6. How do you find work/gigs and what do you look for in a company?
I only work for Clair so they tell me what gig I’m doing. They are the only real company I have worked for. I don’t see myself working for any other
company any time soon.
Sidenote by Anthony: The way I find audio engineering jobs is to pick a job title I want, pick 5 companies I want to work for, then meet people or use my network to get on the inside and land an interview or pitch them my mad skillz. I’ll have more details on this technique in future posts and also in my new video course that’s being designed right now.
7. What do employers look for in hiring a FOH/monitor engineer?
I can’t honestly answer this one because I haven’t been hired to be a FOH or monitor engineer. I have done those things for the openers, but I could have been anyone and done that. You definitely have to get your foot in the door and show you a capable of the task. In most situations it takes quite a while and years of experience.
8. What are some things in the live industry to avoid?
Make sure to stay responsible, and always able to complete your gig. Everyone out here is an adult, and it’s up to you to make sure you’re able to function every morning and get your job done. No one is out here to baby sit you.
9. What position do you like better Foh or monitor engineer? Why?
Other than mixing opening acts, I have not really done much in the way of mixing. However, my career has steered me into working as a System Engineer, and I have really enjoyed that challenge so far. Learning how to work with the aiming software to predict how the PA should be hung and tuning the PA once it’s up has been great. I can’t wait to continue in the System Engineering position and work with larger, more complex systems.
And any other thoughts, pitfalls or suggestions would be great too..
Just know that starting in this line of work it could take years to get your hands on a desk. I know guys that have been with the company much longer than me and have not ever touched a console. I worked hard in school and that also shows in my work on the road.
I was offered a position far sooner than Clair usually allows their employees to move up into considering the amount of time I had been with them.
One last thing, in my personal opinion it’s not a great idea to tell people you came out of a studio and after you have been hired dont tell people you went to Full Sail.They will probably find out sooner or later, but don’t ever offer that information.
One thing that gets to a lot of people is the travel. Make sure you are ready to leave your home for months at a time and live only out of a suitcase with your work clothes and day off clothes. Give it a try at home and see how you feel about it.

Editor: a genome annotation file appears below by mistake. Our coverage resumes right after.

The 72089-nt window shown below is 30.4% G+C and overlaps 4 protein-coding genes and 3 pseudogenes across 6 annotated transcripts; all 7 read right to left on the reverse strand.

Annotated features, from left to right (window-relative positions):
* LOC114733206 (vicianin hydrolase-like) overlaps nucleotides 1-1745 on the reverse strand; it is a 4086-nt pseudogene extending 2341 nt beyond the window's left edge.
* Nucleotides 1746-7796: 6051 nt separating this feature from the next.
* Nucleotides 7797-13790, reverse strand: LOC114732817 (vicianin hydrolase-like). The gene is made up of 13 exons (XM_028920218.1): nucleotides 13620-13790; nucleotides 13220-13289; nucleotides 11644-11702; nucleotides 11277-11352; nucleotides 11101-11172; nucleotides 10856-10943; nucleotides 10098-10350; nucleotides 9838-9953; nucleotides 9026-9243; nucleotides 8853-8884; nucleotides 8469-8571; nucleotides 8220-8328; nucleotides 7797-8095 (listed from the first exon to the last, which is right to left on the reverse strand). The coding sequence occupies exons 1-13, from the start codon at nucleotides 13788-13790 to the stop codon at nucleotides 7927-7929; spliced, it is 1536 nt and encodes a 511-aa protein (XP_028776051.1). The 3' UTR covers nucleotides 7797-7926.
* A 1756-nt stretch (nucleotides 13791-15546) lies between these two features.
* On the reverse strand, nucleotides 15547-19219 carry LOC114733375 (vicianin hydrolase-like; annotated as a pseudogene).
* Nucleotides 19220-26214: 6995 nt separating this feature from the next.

Follow Jeff’s adventures on the road on Twitter: @jwuerth
And on his site: http://www.crankthevolume.net/
And watch this kick ass video Jeff made of what a Maroon 5 concert looks like in this time lapse video from scratch to finale.
Comments: Add a comment and share this post with people you think it could help.
The Automated System that Works Hard For You Behind The Scenes
I’m writing this post for you at a wine bar. It’s 12:30 in the afternoon. This is one of the great benefits of being a freelance audio engineer! Freedom to do what I want, work from anywhere, and make my own work schedule. I have clients later tonight recording with me so hopefully I won’t get too hammered on this sunny day in Florida.
Today I’m going to share with you an insider tactic to help you get clients. This will be for the engineers that don’t have that much confidence to sell your service. For the engineers that don’t want to be annoying when approaching potential leads.
There’s a way I get potential clients into my studio and sales funnel to pitch them my audio engineering service. It’s a guaranteed way to get the sale and earn that precious income. And so far, since the 5 years I’ve been using this tactic, I’ve had a 97% closing ratio. Nearly everybody that I pitch my engineering work to with this strategy ends up hiring me.
Free 30 Minute Consultation
What is it?
The 30-minute consultation is getting your potential client to a private meeting with you or your associates and finding out what problems they face and how you can HELP solve it for them.
It’s designed to increase your income, and get more clients.
It’s a one-on-one meeting. You ask the prospect questions and you LISTEN. Talk LESS. Build rapport and figure out what their biggest dreams, goals, hopes, and fears are.
Once you know what the prospects pain points are, you can customize your pitch catered to their needs, wants and desires, and close them on the sale.
This is sales 101 at it’s finest. And the BEST businesses and audio engineers know this and use it everyday to stay booked and earn a living.
Before we get into the tactics and mechanics on how this works, let’s first touch base on the most important takeaway from the consultation:
-This is all designed to EARN INCOME.
-The only way to earn income in this biz is to get your customer to TRUST you 100% that you can solve their problems.
What are some common problems of audio engineer customers?